Awell-educated, sophisticated Australian businessman received envelopes of cash from suspected Chinese spies in exchange for handwritten reports on Australia’s foreign alliances, a court has been told.
Alexander Csergo, 55, is accused of accepting money from two spies dubbed “Ken” and “Evelyn” in exchange for reports on Australian defence, economic and national security arrangements while he worked in China during Shanghai’s extended COVID-19 lockdown.
The AUKUS and Quad alliances, lithium mining in Australia and “iron ore risk” were among the topics sought, Australian authorities allege.
The communications and technology infrastructure consultant was arrested and charged on Friday.
He had faced weeks of questioning by Australian Security Intelligence Organisation and federal police and an extensive search of his phone and laptop including WeChat messages, Downing Centre Local Court was told on Monday.
Csergo allegedly conceded early in the interview process that he suspected Ken and Evylen were spies soon after meeting them but remained in contact with them for two years.
“He clearly has links to the Chinese state and two people he clearly thinks work for the MSS (Ministry of State Security),” Commonwealth prosecutor Connor McCraith told a Sydney court.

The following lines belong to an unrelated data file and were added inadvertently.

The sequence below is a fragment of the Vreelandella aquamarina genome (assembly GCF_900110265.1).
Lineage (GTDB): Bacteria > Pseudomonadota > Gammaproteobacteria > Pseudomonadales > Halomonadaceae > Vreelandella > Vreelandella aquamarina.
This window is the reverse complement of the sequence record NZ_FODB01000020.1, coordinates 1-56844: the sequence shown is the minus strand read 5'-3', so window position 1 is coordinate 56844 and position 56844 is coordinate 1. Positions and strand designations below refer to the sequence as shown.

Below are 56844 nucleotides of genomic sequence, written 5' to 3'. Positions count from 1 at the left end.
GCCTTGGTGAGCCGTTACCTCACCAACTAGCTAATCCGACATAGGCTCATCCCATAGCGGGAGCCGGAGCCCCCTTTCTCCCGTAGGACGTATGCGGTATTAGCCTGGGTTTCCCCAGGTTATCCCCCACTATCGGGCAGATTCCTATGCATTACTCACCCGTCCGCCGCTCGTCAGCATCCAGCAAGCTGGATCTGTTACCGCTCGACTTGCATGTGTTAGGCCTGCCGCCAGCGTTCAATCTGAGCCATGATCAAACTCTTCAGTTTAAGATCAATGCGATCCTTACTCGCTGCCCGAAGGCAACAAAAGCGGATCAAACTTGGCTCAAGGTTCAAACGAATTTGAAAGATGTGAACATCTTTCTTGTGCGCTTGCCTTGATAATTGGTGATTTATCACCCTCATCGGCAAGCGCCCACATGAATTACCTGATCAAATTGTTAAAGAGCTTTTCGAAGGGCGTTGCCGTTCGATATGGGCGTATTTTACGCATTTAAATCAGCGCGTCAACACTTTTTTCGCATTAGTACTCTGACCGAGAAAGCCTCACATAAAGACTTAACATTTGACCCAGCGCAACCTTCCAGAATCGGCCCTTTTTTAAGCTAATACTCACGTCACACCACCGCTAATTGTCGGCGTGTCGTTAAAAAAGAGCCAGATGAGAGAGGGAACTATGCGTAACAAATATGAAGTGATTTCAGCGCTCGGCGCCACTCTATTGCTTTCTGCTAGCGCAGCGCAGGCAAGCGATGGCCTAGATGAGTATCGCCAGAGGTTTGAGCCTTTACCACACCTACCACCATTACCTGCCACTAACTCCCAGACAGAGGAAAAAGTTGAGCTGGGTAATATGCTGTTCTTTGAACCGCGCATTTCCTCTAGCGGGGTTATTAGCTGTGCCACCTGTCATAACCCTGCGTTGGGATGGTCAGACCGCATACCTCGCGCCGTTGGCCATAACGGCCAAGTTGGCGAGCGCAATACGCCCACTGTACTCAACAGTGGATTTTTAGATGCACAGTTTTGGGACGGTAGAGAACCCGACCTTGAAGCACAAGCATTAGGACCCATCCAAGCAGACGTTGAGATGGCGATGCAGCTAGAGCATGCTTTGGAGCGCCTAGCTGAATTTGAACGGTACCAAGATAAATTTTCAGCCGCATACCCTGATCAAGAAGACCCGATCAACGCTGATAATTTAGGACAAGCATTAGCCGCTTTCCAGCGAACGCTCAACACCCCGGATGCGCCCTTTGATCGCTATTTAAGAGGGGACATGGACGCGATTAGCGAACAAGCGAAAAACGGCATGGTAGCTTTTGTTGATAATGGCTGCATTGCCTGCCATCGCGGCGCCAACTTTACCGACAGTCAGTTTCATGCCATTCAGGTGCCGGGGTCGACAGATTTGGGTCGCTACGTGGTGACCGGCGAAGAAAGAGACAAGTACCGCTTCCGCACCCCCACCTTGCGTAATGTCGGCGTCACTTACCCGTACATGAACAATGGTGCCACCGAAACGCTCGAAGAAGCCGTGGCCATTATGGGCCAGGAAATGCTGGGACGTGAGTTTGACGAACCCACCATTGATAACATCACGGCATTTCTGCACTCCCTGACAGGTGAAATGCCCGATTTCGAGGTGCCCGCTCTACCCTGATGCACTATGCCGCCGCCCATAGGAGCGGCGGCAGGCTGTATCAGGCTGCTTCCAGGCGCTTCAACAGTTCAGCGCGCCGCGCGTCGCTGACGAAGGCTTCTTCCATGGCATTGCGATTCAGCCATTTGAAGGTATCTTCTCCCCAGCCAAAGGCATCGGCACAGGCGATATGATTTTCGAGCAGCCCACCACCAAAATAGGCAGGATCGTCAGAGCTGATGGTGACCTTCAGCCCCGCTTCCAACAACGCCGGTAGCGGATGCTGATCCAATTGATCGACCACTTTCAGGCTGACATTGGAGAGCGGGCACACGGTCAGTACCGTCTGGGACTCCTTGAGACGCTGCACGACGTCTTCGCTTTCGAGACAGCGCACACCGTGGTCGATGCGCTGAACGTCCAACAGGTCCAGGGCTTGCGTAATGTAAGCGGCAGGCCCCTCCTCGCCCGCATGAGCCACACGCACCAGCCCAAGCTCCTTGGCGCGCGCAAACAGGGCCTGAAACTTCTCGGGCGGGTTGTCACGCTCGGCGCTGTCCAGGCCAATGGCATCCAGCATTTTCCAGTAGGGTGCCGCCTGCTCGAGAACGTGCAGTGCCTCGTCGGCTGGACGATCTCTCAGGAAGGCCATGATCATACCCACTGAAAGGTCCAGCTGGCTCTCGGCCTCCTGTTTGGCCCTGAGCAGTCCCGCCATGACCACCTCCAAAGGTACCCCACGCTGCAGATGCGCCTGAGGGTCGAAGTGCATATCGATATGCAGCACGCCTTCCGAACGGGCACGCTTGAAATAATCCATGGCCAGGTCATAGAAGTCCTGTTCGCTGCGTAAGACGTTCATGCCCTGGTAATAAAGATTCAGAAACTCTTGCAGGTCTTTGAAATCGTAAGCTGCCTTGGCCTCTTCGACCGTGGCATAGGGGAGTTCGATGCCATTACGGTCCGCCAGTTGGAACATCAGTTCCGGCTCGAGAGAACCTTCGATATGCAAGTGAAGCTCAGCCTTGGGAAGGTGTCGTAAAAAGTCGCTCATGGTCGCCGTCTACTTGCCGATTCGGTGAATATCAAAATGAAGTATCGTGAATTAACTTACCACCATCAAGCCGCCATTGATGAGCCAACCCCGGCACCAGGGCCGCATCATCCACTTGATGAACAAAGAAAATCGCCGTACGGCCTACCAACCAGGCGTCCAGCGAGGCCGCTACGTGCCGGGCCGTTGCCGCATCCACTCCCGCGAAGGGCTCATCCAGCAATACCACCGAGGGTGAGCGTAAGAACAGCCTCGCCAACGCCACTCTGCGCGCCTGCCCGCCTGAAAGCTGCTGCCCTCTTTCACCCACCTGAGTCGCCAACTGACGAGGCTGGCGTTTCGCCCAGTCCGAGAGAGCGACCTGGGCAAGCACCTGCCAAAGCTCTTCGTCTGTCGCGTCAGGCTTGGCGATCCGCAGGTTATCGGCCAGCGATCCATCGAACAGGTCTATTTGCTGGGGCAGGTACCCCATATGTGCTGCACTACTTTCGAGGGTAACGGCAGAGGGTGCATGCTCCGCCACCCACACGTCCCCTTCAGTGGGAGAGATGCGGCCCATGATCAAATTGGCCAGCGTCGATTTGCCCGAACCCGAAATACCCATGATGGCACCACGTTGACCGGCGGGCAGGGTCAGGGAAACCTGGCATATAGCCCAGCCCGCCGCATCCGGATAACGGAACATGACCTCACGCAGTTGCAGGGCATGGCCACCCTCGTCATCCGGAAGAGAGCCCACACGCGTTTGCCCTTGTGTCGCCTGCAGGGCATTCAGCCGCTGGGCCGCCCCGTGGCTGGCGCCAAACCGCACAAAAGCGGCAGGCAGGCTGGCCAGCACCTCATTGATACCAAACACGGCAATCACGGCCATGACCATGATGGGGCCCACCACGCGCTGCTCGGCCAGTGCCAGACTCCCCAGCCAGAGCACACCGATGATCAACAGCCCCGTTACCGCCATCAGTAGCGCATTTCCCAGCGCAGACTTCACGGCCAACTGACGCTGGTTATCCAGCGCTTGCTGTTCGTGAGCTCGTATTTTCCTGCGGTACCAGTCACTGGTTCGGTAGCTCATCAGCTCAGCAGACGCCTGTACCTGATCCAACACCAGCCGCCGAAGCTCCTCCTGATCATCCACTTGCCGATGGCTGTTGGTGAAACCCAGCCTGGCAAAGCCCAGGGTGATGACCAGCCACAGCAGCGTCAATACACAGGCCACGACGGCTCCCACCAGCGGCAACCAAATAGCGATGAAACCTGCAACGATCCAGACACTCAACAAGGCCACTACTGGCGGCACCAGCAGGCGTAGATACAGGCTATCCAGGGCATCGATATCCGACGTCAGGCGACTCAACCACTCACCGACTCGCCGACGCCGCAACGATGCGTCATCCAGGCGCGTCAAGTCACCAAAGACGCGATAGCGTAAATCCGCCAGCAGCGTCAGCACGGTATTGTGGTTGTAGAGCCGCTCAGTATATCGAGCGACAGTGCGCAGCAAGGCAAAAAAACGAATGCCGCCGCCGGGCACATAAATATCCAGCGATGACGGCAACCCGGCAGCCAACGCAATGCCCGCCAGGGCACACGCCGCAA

“He also travelled back to Australia with a shopping list.”
The so-called shopping list was discovered by ASIO three weeks after Csergo arrived in Australia earlier this year.
Mr McCraith said a reasonable person would have alerted Australian authorities immediately.
Instead, Csergo had continued communication with the male suspected spy, including inviting him to “visit”, he said.
Csergo’s lawyer, prominent barrister Bernard Collaery, cast the reports as anything but sinister.
He launched a widescale attack on the prosecution, suggesting the publicity of the charge and “shallow” case had ruined the consultant’s career.
He cast his client as an extremely experienced, successful businessman who was encouraged and lauded for developing working relationships in China, only to watch the Australian government pass laws in 2018 outlawing reckless foreign interference.
“Businesspeople such as our client know all roads lead to the state, whether it be the state economic intelligence agency or (the Ministry of State Security),” Mr Collaery said.
“Cash payments for consulting reports might have a colour to it in Australia but might be the way it’s done in China – it’s not necessarily sinister.”
Mr Collaery said all work was publicly sourced documents, plus Csergo’s own creative efforts, and was nothing close to espionage.
But Csergo had liaised covertly with two other individuals in preparing the reports, Mr McCraith said.
Magistrate Michael Barko stressed the “very well-educated, sophisticated, worldly businessperson” was entitled to the presumption of innocence.
But he faced a very strong prosecution case, including several substantial admissions.
Csergo told ASIO investigators he met Ken and Evelyn in empty cafes in Shanghai, believed the cafes had been specially cleared for him and believed China’s spy agency had assigned him “handlers”.
“I don’t know what they do in China but in this country, if I were to read those facts to any layperson, they would be highly suspicious of the conduct of the defendant, at the very least,” Mr Barko said.
Bail was denied. Csergo is due back in court in June.
Source : Microsoft Start